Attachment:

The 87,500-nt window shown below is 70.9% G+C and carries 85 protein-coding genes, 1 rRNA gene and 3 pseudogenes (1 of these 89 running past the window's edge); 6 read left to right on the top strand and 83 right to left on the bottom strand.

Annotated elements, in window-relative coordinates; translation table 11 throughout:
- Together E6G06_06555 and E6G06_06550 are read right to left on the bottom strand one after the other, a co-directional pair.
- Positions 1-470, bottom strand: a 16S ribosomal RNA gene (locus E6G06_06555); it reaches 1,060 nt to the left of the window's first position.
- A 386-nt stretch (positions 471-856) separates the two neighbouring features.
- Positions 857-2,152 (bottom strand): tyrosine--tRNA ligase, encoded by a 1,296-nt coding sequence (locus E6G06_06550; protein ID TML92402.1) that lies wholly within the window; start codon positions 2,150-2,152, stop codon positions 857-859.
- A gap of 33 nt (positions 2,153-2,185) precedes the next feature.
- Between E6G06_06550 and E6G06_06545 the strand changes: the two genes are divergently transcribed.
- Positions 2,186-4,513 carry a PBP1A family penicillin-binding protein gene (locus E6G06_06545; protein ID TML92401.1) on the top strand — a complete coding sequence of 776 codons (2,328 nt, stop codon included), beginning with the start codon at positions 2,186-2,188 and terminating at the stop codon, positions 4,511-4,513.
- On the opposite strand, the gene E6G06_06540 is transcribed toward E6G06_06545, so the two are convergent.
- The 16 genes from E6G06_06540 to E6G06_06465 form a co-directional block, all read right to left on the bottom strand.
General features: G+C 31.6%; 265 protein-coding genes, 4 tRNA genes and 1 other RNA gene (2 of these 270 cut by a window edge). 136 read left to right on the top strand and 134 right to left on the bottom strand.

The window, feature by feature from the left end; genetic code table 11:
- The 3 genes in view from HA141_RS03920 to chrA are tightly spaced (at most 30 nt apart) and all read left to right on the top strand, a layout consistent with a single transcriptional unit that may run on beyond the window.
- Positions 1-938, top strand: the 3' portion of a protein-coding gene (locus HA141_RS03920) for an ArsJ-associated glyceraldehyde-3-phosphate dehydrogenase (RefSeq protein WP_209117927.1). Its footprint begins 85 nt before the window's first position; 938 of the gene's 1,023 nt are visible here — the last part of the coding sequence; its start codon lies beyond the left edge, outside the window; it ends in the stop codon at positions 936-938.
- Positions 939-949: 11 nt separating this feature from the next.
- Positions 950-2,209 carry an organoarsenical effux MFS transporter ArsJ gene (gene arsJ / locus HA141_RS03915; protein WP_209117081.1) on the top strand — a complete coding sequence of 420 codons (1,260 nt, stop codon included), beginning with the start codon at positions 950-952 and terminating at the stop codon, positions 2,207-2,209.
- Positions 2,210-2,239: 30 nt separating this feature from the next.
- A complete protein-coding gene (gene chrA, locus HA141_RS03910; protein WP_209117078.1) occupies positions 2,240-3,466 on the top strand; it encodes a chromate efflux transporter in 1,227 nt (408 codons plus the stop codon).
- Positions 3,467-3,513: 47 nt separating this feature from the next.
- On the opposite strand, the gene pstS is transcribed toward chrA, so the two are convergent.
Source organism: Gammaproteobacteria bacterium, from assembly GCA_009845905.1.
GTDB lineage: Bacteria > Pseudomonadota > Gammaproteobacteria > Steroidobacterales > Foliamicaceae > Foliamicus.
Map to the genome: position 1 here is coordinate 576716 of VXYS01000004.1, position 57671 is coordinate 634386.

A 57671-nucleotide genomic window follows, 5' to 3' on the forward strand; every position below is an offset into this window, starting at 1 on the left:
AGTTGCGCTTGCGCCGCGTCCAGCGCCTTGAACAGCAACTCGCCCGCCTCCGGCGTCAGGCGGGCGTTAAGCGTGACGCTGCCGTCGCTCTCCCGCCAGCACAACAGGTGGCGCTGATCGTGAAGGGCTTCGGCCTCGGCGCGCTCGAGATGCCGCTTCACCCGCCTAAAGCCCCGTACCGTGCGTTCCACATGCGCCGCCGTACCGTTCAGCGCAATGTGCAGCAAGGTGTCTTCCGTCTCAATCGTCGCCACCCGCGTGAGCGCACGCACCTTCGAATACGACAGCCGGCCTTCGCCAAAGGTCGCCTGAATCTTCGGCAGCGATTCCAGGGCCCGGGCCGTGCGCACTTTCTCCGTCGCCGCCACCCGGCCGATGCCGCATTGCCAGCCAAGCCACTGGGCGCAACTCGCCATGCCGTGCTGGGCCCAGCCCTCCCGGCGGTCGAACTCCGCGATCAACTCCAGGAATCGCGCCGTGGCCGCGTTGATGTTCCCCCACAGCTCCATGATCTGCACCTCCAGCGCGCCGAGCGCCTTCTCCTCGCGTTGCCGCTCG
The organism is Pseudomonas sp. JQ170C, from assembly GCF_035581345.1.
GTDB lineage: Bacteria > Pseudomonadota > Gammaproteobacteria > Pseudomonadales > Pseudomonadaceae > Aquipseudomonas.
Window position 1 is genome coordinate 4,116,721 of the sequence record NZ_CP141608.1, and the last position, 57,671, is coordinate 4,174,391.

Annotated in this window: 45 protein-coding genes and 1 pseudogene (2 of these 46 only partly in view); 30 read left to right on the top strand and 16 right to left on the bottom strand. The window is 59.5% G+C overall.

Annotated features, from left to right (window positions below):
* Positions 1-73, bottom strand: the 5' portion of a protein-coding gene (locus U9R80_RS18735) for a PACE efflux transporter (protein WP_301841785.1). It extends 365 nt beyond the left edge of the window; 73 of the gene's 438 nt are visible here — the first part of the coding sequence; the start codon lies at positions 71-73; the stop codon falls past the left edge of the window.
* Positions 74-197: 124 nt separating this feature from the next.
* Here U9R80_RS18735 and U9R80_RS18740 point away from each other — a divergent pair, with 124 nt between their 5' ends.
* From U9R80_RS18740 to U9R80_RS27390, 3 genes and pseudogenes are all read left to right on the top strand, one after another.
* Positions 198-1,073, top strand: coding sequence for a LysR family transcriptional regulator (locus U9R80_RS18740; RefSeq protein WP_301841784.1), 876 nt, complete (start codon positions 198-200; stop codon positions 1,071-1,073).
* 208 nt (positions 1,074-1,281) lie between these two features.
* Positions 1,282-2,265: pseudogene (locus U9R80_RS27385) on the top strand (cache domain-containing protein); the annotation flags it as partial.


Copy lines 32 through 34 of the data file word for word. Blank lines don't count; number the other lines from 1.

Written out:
* Positions 1-73, bottom strand: the 5' portion of a protein-coding gene (locus U9R80_RS18735) for a PACE efflux transporter (protein WP_301841785.1). It extends 365 nt beyond the left edge of the window; 73 of the gene's 438 nt are visible here — the first part of the coding sequence; the start codon lies at positions 71-73; the stop codon falls past the left edge of the window.
* Positions 74-197: 124 nt separating this feature from the next.
* Here U9R80_RS18735 and U9R80_RS18740 point away from each other — a divergent pair, with 124 nt between their 5' ends.